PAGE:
Here is a little history on the first portable computer.
The laptop was invented by Adam Osborne in 1981. It was called ‘Osborne 1’ and cost $1,795. It came bundled with $1,500 worth of programs. It had a tiny computer screen built into it. It was invented by Osborne Computers.
The first portable computer was a success, with sales reaching 10,000 units a month. IBM launched the IBM 5155 Portable Personal Computer in 1984. In 1988, Compaq Computer launched the first laptop PC with VGA graphics, Compaq SLT/286. In 1989, NEC released Ultra Lite, which was the first ‘laptop’ computer. Weighting under 5 lbs, it was the precursor of today’s models.
As we know as time progresses so does technology. With that in mind what we used to do in an office we now can do at home, what we now do at home we can do on the go. In each passing era new devices are invented for the aid of mankind. So Desktop Computers transition to Laptops, to Notebooks, to Netbooks, to Smart Phones. The obvious is the decrease in size. There are other things to be aware of also. Laptops are the closest you can get to a Desktop computer that is mobile. A Notebook does not have all the capabilities as a Laptop and is less in size and weight. A Netbook has fewer capabilities than a Notebook and is less in size and weight, and so on with a Tablet and Smart phone. Although each next generation in Information Technology (IT) the goal and challenge is; to have a portable device that can do the same things as a Desktop computer.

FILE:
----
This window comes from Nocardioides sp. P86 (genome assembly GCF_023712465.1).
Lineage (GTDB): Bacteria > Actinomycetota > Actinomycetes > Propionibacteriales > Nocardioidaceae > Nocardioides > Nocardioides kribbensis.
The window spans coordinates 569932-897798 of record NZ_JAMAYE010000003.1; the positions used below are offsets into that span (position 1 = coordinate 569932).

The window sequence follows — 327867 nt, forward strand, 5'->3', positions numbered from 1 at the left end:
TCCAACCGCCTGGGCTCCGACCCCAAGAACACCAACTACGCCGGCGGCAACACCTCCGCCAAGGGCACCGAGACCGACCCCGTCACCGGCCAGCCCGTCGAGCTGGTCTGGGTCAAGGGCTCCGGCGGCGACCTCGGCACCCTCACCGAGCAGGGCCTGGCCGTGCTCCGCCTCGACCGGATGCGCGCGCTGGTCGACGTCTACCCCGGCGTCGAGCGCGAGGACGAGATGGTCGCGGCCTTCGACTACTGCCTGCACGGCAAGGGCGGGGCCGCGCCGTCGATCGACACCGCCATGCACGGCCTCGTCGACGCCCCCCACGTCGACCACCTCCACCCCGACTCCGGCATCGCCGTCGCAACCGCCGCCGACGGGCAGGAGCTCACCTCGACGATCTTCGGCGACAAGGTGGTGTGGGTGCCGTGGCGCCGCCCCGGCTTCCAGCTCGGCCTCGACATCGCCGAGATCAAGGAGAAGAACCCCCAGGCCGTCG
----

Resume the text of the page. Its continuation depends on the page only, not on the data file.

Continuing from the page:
I wanted to have a portable device that I can send and receive telephone calls, access the Internet, use a mail program (Outlook), use Microsoft Office Word, Excel, Power Point and have the ability to access my desktop remotely. A Windows Smart Phone would allow me to do that. Would this eliminate my need for a Laptop? No. In my profession I still need to download drivers, files, and programs for my clients and transfer them to an external hard drive and more.
So when you are looking for a portable computer or a better portable device research the limitations of the device as well as the designed purpose. Make certain it will accomplish what you need it for. If you need to print can it do that? If you need both wire (Ethernet) and wireless (Wi-Fi) connection does it have the capability?
When the next era of mobile device is an embedded micro chip into the body; ask “will I be able to print with that device?”
I hope to accomplish that you know you are smarter than your computer, that the computer is a tool, and you are the master of that tool. If you have any questions you would like answered in this column please send them to:
Until next month, safe computing.
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